Luke 3
Expositor's Dictionary of Texts
Now in the fifteenth year of the reign of Tiberius Caesar, Pontius Pilate being governor of Judaea, and Herod being tetrarch of Galilee, and his brother Philip tetrarch of Ituraea and of the region of Trachonitis, and Lysanias the tetrarch of Abilene,
Luke 3:2

Prophets have passed for something as well as priests in making God's will known; and Established Church priesthoods have not been generally on particularly good terms with prophets. The only occasion on which the two orders are said to have been in harmony was when the prophets prophesied lies, and the priests bore rule in their name.


Luke 3:2

The young who are of healthy, lively blood and clean conscience have either emotion or imagination to fold them defensively from an enemy world; whose power to drive them forth into the wilderness they acknowledge. But in the wilderness their souls are not beaten down by breath of mortals; they burn straight flame there up to the parent Spirit.

—George Meredith.

Luke 3:3

Friend Arthur was a Sadducee, and the Baptist might be in the wilderness shouting to the poor, who were listening with all their might and faith to the preacher's awful accents and denunciation of wrath or woe or salvation; and our friend the Sadducee would turn his sleek mule with a shrug and a smile from the crowd, and go home to the shade of his terrace, and muse over preacher and audience, and turn to his roll of Plato, or his pleasant Greek song-book babbling of honey and Hybla, and nymphs and fountains and love. To what, we say, does this scepticism lead? It leads a man to a shameful loneliness and selfishness, so as to speak—the more shameful, because it is so good-humoured and conscienceless and serene.

—Thackeray, in the sixty-first chapter of Pendennis.

References.—III. 3.—A. G. Mortimer, The Church's Lessons for the Christian Year, pt. i. p. 63. III. 4.—J. Arnold, The Interpretation of Scripture, p. 10. H. Windross, Preacher's Magazine, vol. v. p. 508. III. 4, 6.—Expositor (5th Series), vol. vii. p. 458. III. 5, 6.—E. W. Attwood, Sermons for Clergy and Laity, p. 28. III. 7.—Expositor (6th Series), vol. vi. p. 379. III. 7-9.—Ibid. (4th Series), vol. iii. p. 310. III. 7-14.—Ibid, (6th Series), vol. i. p. 371. III. 8.—Ibid. vol. ix. p. 215.

Luke 3:9

'The fourth captain' of Shaddai' was Captain Execution. His ensign was one Mr. Justice; he also bare the red colours, and his scutcheon was a fruitless tree with an axe lying at the root thereof.'

—Bunyan, Holy War.

References.—III. 9-17.—Expositor (4th Series), vol. ii. p. 207. III. 11.—Ibid. (7th Series), vol. vi. p. 487.

Suggestions Towards a New Kind of Economy

Luke 3:14

This is a time when it is quite certain we have not reached the summit of our striving, but when it seems to almost every one that we are very near it. Hence an unhealthy, feverish impatience. In slower days men took duties for theirs and left results to God. It is not easy to do so now. Duties have been done long enough; causes have been pleaded; mountains have been scaled; and it is for us now to enter into fruition. I. But the times and the seasons are still in the power of the Father, and with Him it is better we should leave them. Many causes have been sharply retarded because their leaders committed themselves to chronological prophecies. Three years—and then cometh harvest—said the man of the golden mouth; and, because of that, fifty years have come and gone, and the harvest is still unreaped. The mountain climber achieves one height to find another far above him. On the very verge of attainment some undreamt-of foe rises out of the earth, and our hopes are thrown back for years. Work is done poorly, hastily, nervously, and with grudging under these conditions. Let us return to the ways of the wiser workman into whose labours we have entered. They toiled on for long and far results. They thankfully accepted every sign and token, however faint, of progress. But they lived on little of such fare, and were stronger and calmer than we, to whom it often seems that summer is at the doors. Instead of always anticipating the end, let as toil on and feel no pang, though it is delayed till we are no more in these streets and beneath these skies.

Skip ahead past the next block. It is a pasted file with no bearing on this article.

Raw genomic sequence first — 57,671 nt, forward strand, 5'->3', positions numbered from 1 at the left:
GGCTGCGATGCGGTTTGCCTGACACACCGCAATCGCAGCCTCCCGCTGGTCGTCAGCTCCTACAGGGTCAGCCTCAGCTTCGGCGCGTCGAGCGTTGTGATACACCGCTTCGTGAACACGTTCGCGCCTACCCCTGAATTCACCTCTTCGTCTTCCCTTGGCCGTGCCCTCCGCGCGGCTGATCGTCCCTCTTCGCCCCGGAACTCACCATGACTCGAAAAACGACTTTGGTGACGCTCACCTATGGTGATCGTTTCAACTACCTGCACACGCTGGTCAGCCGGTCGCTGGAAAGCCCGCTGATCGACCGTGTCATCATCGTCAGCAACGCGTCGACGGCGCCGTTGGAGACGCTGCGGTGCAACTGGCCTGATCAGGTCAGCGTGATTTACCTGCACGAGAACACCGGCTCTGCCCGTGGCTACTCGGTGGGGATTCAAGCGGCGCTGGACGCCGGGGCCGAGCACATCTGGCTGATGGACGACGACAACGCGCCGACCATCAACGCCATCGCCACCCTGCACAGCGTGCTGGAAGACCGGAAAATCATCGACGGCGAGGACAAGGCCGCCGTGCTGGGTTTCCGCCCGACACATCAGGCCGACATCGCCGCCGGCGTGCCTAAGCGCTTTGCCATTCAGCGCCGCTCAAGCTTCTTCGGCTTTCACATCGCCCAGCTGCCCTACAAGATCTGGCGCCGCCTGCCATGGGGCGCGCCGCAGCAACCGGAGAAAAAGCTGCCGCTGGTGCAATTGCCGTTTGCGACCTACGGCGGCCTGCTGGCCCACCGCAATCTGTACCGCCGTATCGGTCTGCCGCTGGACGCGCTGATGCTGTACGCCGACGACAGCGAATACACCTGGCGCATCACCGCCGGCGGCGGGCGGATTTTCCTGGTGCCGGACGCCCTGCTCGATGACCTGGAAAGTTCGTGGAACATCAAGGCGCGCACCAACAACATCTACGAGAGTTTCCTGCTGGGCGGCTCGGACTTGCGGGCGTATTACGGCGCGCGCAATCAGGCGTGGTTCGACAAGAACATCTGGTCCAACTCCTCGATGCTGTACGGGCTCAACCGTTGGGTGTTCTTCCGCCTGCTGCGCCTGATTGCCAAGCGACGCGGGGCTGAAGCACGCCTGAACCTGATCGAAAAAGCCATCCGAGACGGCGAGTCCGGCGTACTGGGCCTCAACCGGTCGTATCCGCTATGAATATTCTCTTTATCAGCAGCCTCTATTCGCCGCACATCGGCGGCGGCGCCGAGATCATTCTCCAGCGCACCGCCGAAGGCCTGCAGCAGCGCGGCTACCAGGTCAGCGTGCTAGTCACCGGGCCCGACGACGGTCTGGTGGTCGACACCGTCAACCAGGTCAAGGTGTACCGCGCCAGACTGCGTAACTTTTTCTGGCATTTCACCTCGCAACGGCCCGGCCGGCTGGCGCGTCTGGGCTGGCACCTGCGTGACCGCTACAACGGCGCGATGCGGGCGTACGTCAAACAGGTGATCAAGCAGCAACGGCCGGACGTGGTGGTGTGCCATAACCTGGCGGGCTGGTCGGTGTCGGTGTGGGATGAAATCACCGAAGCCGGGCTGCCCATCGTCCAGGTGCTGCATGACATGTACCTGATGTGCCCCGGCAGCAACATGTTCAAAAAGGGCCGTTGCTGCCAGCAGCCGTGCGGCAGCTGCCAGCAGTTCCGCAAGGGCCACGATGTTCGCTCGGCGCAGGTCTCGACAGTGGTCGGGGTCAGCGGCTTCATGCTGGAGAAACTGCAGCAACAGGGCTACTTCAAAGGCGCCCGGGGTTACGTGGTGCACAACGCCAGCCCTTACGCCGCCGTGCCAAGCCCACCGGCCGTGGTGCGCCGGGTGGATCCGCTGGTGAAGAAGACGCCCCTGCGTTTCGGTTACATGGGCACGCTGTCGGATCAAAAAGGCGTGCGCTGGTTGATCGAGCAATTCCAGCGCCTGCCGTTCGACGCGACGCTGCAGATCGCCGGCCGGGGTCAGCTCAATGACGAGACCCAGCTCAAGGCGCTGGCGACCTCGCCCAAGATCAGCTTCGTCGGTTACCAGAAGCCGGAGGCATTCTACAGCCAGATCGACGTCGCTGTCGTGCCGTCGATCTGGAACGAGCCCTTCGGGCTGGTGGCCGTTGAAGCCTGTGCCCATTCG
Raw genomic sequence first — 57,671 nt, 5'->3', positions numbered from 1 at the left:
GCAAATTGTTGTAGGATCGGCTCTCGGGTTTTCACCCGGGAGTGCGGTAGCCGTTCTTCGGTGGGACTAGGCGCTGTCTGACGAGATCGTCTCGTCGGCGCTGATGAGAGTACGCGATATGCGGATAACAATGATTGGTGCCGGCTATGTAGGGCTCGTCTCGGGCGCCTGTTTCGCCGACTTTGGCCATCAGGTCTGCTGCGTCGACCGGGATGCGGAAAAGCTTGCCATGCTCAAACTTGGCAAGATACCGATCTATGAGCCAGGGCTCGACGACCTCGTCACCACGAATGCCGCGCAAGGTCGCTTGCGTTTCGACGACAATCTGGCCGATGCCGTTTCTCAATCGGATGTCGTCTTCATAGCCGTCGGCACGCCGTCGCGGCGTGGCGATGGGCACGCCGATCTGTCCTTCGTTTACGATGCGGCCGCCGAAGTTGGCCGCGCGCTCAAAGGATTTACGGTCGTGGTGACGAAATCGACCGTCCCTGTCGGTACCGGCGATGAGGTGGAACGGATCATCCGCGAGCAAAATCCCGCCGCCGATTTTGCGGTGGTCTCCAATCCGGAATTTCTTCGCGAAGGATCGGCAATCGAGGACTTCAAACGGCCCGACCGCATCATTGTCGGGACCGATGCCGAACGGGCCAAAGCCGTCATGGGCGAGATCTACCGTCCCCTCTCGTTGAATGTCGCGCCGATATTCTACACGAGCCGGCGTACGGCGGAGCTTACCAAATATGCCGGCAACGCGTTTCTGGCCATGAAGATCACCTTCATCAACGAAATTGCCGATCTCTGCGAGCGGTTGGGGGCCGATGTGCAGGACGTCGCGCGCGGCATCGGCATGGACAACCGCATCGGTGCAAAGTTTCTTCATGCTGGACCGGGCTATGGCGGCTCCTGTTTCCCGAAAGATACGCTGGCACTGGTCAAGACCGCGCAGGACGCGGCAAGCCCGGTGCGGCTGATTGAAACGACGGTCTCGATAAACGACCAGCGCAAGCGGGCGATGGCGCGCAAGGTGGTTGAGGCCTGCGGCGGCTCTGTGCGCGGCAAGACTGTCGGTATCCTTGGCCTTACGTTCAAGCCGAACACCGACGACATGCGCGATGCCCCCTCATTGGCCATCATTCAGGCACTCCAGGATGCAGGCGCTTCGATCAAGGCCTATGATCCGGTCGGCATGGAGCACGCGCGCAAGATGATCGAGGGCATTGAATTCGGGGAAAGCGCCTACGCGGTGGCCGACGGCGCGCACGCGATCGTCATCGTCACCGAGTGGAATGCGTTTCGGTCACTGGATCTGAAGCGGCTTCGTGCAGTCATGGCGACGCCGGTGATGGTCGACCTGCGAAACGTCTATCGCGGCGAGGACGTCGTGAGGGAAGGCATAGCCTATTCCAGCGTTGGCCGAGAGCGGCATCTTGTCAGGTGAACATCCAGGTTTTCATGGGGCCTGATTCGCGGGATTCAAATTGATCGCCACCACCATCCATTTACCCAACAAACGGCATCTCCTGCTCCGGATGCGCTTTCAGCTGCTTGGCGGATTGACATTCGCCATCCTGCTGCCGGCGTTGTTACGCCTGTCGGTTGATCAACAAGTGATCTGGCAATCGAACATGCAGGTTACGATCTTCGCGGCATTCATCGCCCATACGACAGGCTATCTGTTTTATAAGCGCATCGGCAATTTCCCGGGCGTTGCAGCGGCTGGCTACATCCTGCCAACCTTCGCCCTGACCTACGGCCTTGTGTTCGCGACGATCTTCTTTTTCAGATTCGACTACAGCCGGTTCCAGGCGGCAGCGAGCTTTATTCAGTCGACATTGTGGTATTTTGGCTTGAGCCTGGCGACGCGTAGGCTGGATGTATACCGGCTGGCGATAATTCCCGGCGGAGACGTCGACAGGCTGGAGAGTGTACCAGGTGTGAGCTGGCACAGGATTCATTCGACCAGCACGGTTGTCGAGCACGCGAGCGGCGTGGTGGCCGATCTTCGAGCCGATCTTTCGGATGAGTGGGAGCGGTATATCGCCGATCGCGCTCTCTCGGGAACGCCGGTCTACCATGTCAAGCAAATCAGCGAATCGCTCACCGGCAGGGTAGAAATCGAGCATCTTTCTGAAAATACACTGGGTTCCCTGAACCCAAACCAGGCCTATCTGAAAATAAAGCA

II. It is hard to pay the price of honesty. It is not so much that a true man cares for himself as for his influence and for the cause dear to him. The party has probably given him at least as much as he has given the party. Outside he is accepted as its representative, and its adherents are ready with their 'loud huzzas' for everything he says. His comrades, whom he has acted with till they have become a kind of second conscience to him, are estranged—perhaps embittered. Life is hardly long enough for such wrenches as these. But for conscience' sake they must be borne, though influence, reputation, friends, and career should all go. Whenever conscience is dead the grave is dug for all the faculties, however loud and busy they may be. We need this for our life as a nation—men who will not sell the truth, and with it their own souls, to any party, ecclesiastical, theological, or political.

III. How is the practice of this economy to be learned? It is a sovereign remedy to remember that we can do with very little happiness of any kind—of this kind among the rest. Arthur Helps has reminded us in one of his finest passages of what men have lived through, and not ignobly or complainingly—'in noisome dungeons, in studied tortures, in abject and shifting poverty, after consummate shame, upon tremendous change of fortune, in the profoundest desolation of mind and soul, in forced companionship with all that is unlovely and uncongenial'. Who are we that we should claim a better fate? In Metastasio's beautiful image the mind, like water, passes through all states till it is united to what it is ever seeking. Then, have we made the most of the happiness we have?

Consider Christ and His chosen vessel St. Paul. Both most dearly prized recognition; both thanked God and took courage at every token of cheer; both experienced the bitterest secrets of solitude. Through long tracts the life of Christ flowed on like the Nile, uncheered by the refreshment of tributary streams, to the lonely and awful end. St. Paul had no one to stand by him in an experience after which a man is never the same. Both deliberately provoked the violence of the forces by which their lives ended. Yet how much they made of the smallest token of affection; with what a wealth of promise and benediction our Lord welcomed kindness to Himself and others like Him when He said, He that receiveth a prophet in the name of a prophet, shall receive a prophet's reward.